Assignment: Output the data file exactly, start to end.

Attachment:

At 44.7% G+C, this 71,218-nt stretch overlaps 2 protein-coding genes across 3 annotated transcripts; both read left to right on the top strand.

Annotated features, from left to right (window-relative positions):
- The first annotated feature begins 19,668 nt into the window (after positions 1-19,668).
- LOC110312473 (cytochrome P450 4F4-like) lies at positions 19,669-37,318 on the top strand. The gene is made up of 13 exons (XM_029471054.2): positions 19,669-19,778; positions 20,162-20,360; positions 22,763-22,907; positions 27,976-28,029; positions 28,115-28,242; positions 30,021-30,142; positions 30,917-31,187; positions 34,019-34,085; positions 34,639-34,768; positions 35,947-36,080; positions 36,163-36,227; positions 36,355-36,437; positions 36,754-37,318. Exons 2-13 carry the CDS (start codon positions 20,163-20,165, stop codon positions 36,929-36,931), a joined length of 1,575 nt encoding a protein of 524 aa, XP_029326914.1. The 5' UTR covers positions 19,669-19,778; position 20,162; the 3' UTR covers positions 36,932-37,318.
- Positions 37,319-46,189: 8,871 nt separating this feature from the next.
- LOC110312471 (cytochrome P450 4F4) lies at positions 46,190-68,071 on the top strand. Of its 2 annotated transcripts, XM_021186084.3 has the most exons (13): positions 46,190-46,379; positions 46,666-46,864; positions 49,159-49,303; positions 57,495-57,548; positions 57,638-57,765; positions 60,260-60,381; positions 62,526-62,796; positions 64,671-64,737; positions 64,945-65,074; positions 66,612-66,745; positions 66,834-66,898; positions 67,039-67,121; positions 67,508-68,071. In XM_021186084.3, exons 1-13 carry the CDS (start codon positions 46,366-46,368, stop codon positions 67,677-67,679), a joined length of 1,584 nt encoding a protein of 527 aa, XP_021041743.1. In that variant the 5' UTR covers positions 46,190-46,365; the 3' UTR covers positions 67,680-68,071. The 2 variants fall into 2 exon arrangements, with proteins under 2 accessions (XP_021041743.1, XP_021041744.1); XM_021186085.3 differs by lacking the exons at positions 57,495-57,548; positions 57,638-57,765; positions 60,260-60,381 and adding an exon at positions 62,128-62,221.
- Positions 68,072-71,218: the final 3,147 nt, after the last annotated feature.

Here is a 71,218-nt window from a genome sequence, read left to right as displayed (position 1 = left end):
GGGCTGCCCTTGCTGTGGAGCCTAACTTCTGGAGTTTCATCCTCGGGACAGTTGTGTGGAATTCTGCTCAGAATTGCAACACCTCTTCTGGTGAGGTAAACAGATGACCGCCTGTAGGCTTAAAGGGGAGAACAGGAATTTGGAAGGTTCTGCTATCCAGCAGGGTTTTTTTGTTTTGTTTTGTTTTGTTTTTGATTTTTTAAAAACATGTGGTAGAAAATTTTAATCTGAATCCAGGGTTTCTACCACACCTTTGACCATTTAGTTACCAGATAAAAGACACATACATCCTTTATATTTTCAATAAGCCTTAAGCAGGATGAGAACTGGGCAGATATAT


At 44.7% G+C, this 71,218-nt stretch overlaps 2 protein-coding genes across 3 annotated transcripts; both read left to right on the top strand.

Annotated features, from left to right (window-relative positions):
- The first annotated feature begins 19,668 nt into the window (after positions 1-19,668).
- LOC110312473 (cytochrome P450 4F4-like) lies at positions 19,669-37,318 on the top strand. The gene is made up of 13 exons (XM_029471054.2): positions 19,669-19,778; positions 20,162-20,360; positions 22,763-22,907; positions 27,976-28,029; positions 28,115-28,242; positions 30,021-30,142; positions 30,917-31,187; positions 34,019-34,085; positions 34,639-34,768; positions 35,947-36,080; positions 36,163-36,227; positions 36,355-36,437; positions 36,754-37,318. Exons 2-13 carry the CDS (start codon positions 20,163-20,165, stop codon positions 36,929-36,931), a joined length of 1,575 nt encoding a protein of 524 aa, XP_029326914.1. The 5' UTR covers positions 19,669-19,778; position 20,162; the 3' UTR covers positions 36,932-37,318.
- Positions 37,319-46,189: 8,871 nt separating this feature from the next.
- LOC110312471 (cytochrome P450 4F4) lies at positions 46,190-68,071 on the top strand. Of its 2 annotated transcripts, XM_021186084.3 has the most exons (13): positions 46,190-46,379; positions 46,666-46,864; positions 49,159-49,303; positions 57,495-57,548; positions 57,638-57,765; positions 60,260-60,381; positions 62,526-62,796; positions 64,671-64,737; positions 64,945-65,074; positions 66,612-66,745; positions 66,834-66,898; positions 67,039-67,121; positions 67,508-68,071. In XM_021186084.3, exons 1-13 carry the CDS (start codon positions 46,366-46,368, stop codon positions 67,677-67,679), a joined length of 1,584 nt encoding a protein of 527 aa, XP_021041743.1. In that variant the 5' UTR covers positions 46,190-46,365; the 3' UTR covers positions 67,680-68,071. The 2 variants fall into 2 exon arrangements, with proteins under 2 accessions (XP_021041743.1, XP_021041744.1); XM_021186085.3 differs by lacking the exons at positions 57,495-57,548; positions 57,638-57,765; positions 60,260-60,381 and adding an exon at positions 62,128-62,221.
- Positions 68,072-71,218: the final 3,147 nt, after the last annotated feature.

Here is a 71,218-nt window from a genome sequence, read left to right as displayed (position 1 = left end):
GGGCTGCCCTTGCTGTGGAGCCTAACTTCTGGAGTTTCATCCTCGGGACAGTTGTGTGGAATTCTGCTCAGAATTGCAACACCTCTTCTGGTGAGGTAAACAGATGACCGCCTGTAGGCTTAAAGGGGAGAACAGGAATTTGGAAGGTTCTGCTATCCAGCAGGGTTTTTTTGTTTTGTTTTGTTTTGTTTTTGATTTTTTAAAAACATGTGGTAGAAAATTTTAATCTGAATCCAGGGTTTCTACCACACCTTTGACCATTTAGTTACCAGATAAAAGACACATACATCCTTTATATTTTCAATAAGCCTTAAGCAGGATGAGAACTGGGCAGATATAT